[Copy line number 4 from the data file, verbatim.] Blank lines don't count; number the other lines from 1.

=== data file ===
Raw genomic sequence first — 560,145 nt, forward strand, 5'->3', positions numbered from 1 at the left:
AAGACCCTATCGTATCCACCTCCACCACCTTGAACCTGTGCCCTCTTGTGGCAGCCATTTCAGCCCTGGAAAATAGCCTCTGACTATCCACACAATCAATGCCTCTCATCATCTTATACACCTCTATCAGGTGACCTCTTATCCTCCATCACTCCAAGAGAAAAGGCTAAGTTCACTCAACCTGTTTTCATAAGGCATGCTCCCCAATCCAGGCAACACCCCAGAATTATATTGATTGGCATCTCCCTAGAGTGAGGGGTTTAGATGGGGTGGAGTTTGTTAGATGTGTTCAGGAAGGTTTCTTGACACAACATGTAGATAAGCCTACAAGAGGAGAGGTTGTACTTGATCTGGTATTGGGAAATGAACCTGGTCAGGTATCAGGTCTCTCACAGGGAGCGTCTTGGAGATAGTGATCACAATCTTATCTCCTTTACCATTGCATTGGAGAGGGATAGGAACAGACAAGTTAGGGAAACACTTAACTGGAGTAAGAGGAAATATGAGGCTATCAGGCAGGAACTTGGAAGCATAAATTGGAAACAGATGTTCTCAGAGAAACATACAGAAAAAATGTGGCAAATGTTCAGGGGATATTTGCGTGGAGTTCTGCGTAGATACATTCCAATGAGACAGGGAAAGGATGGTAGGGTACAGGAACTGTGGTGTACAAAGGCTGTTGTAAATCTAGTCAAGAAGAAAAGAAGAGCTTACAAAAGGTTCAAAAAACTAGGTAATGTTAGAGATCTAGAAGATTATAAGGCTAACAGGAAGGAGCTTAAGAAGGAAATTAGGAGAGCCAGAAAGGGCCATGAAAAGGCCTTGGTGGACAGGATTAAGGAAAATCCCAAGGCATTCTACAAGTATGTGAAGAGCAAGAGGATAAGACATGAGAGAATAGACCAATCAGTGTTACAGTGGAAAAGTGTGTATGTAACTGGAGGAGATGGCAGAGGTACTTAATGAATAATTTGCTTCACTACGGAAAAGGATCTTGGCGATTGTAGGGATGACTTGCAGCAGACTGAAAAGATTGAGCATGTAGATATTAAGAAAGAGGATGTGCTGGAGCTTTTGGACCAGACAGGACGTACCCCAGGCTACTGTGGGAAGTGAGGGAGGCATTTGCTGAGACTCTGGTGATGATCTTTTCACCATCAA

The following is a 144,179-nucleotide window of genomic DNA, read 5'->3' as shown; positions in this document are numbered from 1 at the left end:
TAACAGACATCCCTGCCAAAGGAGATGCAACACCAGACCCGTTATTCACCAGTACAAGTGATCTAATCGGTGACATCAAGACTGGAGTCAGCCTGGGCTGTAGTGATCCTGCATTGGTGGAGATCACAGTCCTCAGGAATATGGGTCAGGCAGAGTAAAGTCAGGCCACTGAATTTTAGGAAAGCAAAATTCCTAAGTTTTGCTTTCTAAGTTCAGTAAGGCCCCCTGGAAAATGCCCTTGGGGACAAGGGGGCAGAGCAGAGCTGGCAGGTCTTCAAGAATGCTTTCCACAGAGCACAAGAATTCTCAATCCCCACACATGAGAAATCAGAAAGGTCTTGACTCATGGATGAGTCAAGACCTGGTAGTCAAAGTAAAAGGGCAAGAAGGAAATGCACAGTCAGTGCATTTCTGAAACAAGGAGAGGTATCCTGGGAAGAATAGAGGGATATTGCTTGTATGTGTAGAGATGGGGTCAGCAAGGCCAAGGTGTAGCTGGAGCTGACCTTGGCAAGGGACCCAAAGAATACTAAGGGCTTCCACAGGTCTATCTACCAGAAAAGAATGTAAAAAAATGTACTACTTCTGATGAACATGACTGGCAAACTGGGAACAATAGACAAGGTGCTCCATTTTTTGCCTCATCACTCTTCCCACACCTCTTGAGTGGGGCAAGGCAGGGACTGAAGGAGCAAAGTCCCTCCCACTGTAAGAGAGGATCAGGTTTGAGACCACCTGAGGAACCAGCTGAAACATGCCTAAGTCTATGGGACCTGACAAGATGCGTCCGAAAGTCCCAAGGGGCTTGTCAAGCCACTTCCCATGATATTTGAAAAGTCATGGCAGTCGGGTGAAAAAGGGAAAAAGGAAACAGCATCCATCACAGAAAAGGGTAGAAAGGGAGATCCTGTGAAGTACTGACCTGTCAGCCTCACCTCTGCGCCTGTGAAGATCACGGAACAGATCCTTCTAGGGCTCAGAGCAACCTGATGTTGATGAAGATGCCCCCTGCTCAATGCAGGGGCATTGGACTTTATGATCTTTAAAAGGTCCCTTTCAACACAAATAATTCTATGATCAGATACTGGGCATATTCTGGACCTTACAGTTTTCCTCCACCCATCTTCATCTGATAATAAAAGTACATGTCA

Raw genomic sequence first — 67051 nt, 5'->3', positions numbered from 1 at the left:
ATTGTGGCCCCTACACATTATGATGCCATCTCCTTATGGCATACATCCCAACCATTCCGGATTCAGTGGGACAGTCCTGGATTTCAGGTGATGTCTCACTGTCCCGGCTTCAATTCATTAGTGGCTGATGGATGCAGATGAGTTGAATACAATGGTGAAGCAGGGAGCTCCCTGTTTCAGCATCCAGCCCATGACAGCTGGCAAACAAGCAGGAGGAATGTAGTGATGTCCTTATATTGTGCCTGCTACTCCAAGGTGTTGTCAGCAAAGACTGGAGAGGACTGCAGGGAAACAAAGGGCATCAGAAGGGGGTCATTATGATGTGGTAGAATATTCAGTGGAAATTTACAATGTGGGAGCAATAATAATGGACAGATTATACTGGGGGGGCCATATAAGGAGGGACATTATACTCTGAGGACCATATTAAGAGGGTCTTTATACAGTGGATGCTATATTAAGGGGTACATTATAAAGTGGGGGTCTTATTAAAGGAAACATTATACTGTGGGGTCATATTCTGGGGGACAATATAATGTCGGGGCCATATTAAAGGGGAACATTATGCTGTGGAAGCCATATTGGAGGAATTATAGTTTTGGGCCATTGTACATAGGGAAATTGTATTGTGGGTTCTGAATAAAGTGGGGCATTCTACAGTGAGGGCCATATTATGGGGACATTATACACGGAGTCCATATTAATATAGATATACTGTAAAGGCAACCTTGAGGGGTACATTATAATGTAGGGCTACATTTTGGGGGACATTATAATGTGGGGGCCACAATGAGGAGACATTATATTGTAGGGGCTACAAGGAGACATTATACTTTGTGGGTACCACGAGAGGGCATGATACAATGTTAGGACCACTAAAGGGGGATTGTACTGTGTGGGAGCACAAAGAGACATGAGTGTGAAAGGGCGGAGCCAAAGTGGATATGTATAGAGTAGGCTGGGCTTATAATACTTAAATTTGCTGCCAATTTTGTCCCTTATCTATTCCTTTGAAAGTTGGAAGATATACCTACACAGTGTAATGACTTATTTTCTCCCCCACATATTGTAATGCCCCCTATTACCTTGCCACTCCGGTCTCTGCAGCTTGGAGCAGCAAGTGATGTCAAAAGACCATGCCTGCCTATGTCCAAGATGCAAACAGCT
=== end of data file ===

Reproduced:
TAACAGACATCCCTGCCAAAGGAGATGCAACACCAGACCCGTTATTCACCAGTACAAGTGATCTAATCGGTGACATCAAGACTGGAGTCAGCCTGGGCTGTAGTGATCCTGCATTGGTGGAGATCACAGTCCTCAGGAATATGGGTCAGGCAGAGTAAAGTCAGGCCACTGAATTTTAGGAAAGCAAAATTCCTAAGTTTTGCTTTCTAAGTTCAGTAAGGCCCCCTGGAAAATGCCCTTGGGGACAAGGGGGCAGAGCAGAGCTGGCAGGTCTTCAAGAATGCTTTCCACAGAGCACAAGAATTCTCAATCCCCACACATGAGAAATCAGAAAGGTCTTGACTCATGGATGAGTCAAGACCTGGTAGTCAAAGTAAAAGGGCAAGAAGGAAATGCACAGTCAGTGCATTTCTGAAACAAGGAGAGGTATCCTGGGAAGAATAGAGGGATATTGCTTGTATGTGTAGAGATGGGGTCAGCAAGGCCAAGGTGTAGCTGGAGCTGACCTTGGCAAGGGACCCAAAGAATACTAAGGGCTTCCACAGGTCTATCTACCAGAAAAGAATGTAAAAAAATGTACTACTTCTGATGAACATGACTGGCAAACTGGGAACAATAGACAAGGTGCTCCATTTTTTGCCTCATCACTCTTCCCACACCTCTTGAGTGGGGCAAGGCAGGGACTGAAGGAGCAAAGTCCCTCCCACTGTAAGAGAGGATCAGGTTTGAGACCACCTGAGGAACCAGCTGAAACATGCCTAAGTCTATGGGACCTGACAAGATGCGTCCGAAAGTCCCAAGGGGCTTGTCAAGCCACTTCCCATGATATTTGAAAAGTCATGGCAGTCGGGTGAAAAAGGGAAAAAGGAAACAGCATCCATCACAGAAAAGGGTAGAAAGGGAGATCCTGTGAAGTACTGACCTGTCAGCCTCACCTCTGCGCCTGTGAAGATCACGGAACAGATCCTTCTAGGGCTCAGAGCAACCTGATGTTGATGAAGATGCCCCCTGCTCAATGCAGGGGCATTGGACTTTATGATCTTTAAAAGGTCCCTTTCAACACAAATAATTCTATGATCAGATACTGGGCATATTCTGGACCTTACAGTTTTCCTCCACCCATCTTCATCTGATAATAAAAGTACATGTCA